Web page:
8 reasons to pick up calls from unknown numbers

Diane Balogh profile image January 13, 2022 | 2 min read

If you’re like me, you probably don’t answer your phone unless you recognize the caller. I figure if it’s important, an unknown caller will leave a voicemail message I can check when I have time.

We all have our reasons why we don’t always pick up. I’m tired of the calls from survey companies and telemarketers. My mother-in-law fears fraudsters after getting a call for bail; thankfully she smelled a rat because nobody calls her “Grandma.” Others ignore calls they suspect are work related if they come in after working hours. And some take the FCC’s consumer advice to combat robocalls and spoofing by letting calls from unknown numbers go to voicemail.

Eight scenarios to consider

While all these reasons sound valid, there are times you might regret not picking up immediately. Consider these eight scenarios:

  1. Your child dropped their phone in the lake and borrowed a friend’s phone to let you know they’re ready to be picked up.
  2. A hospital receptionist is trying to reach you because your significant other is unconscious and being evaluated in the ER.
  3. A sympathetic traveler noticed you left your backpack in the airport bathroom and is trying to catch you before you board a connecting flight.
  4. You applied for your dream job and the recruiter wants to set up an interview later today.
  5. A radiologist is calling to tell you your lung scan is all clear.
  6. At your local home show, you filled out the winning raffle ticket for a hot tub and only have 15 minutes to respond to their call before they select another ticket.
  7. A contact tracer wants you to quarantine because someone in your circle tested positive for COVID-19.
  8. A neighbor spotted your beagle sneaking through a hole in your fence in hot pursuit of a squirrel.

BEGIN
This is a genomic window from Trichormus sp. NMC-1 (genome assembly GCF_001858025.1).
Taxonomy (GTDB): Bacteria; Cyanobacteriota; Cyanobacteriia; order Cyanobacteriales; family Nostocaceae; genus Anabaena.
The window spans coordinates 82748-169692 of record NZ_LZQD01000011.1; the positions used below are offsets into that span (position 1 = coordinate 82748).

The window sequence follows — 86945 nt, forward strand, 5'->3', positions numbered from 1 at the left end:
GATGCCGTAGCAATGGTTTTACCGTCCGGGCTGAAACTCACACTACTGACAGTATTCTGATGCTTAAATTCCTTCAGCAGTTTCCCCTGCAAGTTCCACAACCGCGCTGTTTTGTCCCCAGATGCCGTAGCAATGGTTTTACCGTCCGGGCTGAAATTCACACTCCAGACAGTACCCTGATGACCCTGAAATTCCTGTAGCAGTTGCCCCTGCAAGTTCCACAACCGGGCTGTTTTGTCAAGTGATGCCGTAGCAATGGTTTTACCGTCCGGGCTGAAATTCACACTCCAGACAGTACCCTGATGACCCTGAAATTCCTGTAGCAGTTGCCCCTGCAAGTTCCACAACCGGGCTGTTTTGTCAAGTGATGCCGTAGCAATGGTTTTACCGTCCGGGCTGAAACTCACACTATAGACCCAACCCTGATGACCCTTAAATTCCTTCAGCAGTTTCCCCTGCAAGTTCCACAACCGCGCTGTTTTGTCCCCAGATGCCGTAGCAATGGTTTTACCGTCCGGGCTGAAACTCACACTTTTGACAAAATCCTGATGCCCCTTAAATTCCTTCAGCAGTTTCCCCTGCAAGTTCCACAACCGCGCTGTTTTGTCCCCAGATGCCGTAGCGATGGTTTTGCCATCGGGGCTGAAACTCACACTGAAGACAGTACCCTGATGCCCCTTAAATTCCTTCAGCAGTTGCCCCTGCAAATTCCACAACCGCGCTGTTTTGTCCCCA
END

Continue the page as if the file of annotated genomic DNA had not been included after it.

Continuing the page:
9. mobile phone displaying that a call is coming from an unknown number

Guidelines to manage calls

So, should you feel compelled to pick up every call or can you strike a happy medium? Here are some guidelines to consider:

* Check to see if your provider has a caller ID that will identify all callers by name as well as number, not just those in your contact list.

* Hang up if you get a pre-recorded message or nobody replies immediately. A delay is a telltale sign the call is being transferred to an available telemarketer. 

* Make sure your phone service provider has a robust robocaller filter to delete nuisance calls before they even ring on your phone.

* Answer all calls except when the caller ID reads something like “No Caller ID,” “Anonymous,” “Blocked,” “Private” or “Unknown Caller,” which indicates that the caller is purposely hiding their phone number. Keep in mind that some professionals, like on-call doctors returning calls from home, may block their numbers for privacy reasons.

* Let all calls you can’t identify go straight to voicemail but make a habit of checking your voicemail ASAP.

Whatever strategies you choose, remember you are in control. So, if a caller you don’t want to speak to slips through, don’t feel guilty interrupting them to say you’re not interested and hang up. After all, they barged in on your life unannounced.